Several unfavorable prognostic factors have been proposed for peripheral cholangiocarcinoma (PCC) in patients undergoing hepatectomy, including gross type of tumor, vascular invasion, lymph node metastasis, a high carbohydrate antigen 19-9 level, and a positive resection margin. However, the clinical effect of a positive surgical margin on the survival of patients with PCC after hepatectomy still needs to be clarified due to conflicting results.
A total of 224 PCC patients who underwent hepatic resection with curative intent between 1977 and 2007 were retrospectively reviewed. Eighty-nine patients had a positive resection margin, with 62 having a microscopically positive margin and 27 a grossly positive margin (R2). The clinicopathological features, outcomes, and recurrence pattern were compared with patients with curative hepatectomy.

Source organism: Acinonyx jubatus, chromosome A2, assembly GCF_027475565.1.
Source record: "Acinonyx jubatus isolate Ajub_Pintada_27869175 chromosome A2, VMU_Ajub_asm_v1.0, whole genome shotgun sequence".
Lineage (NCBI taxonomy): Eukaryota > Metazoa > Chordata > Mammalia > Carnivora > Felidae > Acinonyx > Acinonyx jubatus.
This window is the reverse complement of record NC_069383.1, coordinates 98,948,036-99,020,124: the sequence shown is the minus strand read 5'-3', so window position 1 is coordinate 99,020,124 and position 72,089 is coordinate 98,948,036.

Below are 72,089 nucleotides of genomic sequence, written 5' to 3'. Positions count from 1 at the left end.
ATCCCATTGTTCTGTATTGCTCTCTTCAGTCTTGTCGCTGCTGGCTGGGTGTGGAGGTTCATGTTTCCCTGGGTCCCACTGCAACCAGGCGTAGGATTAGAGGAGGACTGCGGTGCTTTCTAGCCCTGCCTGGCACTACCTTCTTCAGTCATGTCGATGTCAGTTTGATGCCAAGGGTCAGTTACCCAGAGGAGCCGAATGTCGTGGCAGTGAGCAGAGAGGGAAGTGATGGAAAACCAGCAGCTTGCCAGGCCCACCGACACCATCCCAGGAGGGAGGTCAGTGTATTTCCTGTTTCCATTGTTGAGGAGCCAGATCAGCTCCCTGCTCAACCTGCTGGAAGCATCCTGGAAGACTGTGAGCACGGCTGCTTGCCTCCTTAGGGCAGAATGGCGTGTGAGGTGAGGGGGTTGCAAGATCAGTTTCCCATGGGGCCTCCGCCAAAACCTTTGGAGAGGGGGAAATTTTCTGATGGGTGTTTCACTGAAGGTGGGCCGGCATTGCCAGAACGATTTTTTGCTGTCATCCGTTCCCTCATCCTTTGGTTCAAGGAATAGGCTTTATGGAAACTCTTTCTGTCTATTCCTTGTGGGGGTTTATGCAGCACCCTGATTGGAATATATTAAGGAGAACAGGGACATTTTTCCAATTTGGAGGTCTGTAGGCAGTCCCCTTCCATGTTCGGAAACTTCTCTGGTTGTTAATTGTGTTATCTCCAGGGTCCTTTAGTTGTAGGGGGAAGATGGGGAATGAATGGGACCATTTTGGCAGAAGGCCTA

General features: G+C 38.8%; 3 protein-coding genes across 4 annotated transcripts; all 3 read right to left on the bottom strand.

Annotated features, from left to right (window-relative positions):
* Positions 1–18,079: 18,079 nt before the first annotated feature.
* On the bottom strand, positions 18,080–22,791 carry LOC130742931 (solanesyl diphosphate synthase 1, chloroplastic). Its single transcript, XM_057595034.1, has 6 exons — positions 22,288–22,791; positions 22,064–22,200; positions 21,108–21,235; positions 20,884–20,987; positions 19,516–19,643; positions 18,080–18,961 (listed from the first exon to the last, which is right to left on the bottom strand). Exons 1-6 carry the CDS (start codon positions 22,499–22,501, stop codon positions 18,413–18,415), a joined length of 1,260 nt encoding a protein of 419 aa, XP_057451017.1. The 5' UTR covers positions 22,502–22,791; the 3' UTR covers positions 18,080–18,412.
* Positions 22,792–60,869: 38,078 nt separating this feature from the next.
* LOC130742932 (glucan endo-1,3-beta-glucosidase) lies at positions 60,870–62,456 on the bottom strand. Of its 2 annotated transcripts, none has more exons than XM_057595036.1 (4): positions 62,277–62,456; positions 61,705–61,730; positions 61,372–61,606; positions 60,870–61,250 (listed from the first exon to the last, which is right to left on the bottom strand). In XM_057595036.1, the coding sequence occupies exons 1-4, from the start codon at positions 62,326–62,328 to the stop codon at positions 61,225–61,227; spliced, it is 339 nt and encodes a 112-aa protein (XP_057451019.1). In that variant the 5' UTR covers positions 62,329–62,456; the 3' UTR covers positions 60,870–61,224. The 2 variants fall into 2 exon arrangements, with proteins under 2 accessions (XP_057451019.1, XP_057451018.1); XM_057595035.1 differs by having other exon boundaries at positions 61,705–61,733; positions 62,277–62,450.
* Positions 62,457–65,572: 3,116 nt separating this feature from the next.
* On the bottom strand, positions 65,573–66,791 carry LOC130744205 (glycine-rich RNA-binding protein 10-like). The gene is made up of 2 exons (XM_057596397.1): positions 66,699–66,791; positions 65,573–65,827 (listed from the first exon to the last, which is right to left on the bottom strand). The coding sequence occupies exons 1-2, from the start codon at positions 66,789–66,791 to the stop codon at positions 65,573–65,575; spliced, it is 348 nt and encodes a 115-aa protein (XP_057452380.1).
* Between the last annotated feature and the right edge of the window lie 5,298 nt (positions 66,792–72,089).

PCC patients with hepatolithiasis, periductal infiltrative or periductal infiltrative mixed with mass-forming growth, higher T stage, and more advanced stage tended to have higher positive resection margin rates after hepatectomy. PCC patients who underwent curative hepatectomy had a significantly higher survival rate than did those with a positive surgical margin. When PCC patients underwent hepatectomy with a positive resection margin, the histological grade of the tumor, nodal positivity, and chemotherapy significantly affected overall survival. Locoregional recurrence was the most common pattern of recurrence.